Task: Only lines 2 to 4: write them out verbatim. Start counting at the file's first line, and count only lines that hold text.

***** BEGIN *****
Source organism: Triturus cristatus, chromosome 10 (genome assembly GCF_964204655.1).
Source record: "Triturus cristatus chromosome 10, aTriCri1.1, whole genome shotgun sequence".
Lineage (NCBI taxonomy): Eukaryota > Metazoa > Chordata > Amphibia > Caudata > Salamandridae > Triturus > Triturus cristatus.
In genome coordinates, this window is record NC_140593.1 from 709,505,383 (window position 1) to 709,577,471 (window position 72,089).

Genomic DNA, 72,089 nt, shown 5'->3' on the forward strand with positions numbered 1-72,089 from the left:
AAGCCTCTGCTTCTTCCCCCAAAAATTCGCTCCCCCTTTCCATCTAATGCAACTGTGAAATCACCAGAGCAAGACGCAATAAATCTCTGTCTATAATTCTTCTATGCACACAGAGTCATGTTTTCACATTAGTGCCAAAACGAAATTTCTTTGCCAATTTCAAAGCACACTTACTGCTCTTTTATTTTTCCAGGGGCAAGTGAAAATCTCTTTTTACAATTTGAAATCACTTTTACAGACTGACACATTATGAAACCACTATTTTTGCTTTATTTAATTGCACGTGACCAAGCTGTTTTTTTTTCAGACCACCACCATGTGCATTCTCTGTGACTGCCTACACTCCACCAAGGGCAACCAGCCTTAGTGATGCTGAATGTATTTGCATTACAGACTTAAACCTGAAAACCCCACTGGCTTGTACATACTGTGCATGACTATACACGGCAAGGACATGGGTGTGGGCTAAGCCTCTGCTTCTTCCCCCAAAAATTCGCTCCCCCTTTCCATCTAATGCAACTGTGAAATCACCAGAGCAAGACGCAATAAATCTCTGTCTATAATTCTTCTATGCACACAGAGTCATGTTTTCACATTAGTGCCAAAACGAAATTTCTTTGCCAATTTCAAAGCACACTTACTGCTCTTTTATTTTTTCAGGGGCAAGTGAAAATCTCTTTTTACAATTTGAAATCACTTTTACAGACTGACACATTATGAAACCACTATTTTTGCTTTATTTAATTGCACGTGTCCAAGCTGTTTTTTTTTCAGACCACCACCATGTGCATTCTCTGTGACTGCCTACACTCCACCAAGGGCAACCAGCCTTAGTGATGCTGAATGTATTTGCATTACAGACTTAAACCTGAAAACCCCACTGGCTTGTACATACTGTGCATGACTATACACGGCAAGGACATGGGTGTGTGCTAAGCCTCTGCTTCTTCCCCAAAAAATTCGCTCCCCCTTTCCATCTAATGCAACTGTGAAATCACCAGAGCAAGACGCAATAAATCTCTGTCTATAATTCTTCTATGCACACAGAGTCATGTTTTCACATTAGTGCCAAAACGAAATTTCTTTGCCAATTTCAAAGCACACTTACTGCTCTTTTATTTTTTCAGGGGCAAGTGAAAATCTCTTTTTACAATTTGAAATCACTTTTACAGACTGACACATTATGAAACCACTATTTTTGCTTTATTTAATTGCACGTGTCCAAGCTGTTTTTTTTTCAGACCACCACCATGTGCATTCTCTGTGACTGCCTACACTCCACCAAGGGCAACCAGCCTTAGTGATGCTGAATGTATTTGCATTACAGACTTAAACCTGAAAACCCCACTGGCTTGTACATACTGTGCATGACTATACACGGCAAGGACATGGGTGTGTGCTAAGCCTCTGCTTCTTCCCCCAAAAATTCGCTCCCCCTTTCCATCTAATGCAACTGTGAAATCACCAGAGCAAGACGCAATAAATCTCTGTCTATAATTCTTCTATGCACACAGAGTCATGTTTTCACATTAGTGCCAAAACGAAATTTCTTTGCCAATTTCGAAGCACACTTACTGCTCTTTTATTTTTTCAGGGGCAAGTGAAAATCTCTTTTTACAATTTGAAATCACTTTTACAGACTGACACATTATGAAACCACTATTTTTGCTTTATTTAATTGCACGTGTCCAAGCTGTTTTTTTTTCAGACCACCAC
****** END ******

Source record: "Triturus cristatus chromosome 10, aTriCri1.1, whole genome shotgun sequence".
Lineage (NCBI taxonomy): Eukaryota > Metazoa > Chordata > Amphibia > Caudata > Salamandridae > Triturus > Triturus cristatus.
In genome coordinates, this window is record NC_140593.1 from 709,505,383 (window position 1) to 709,577,471 (window position 72,089).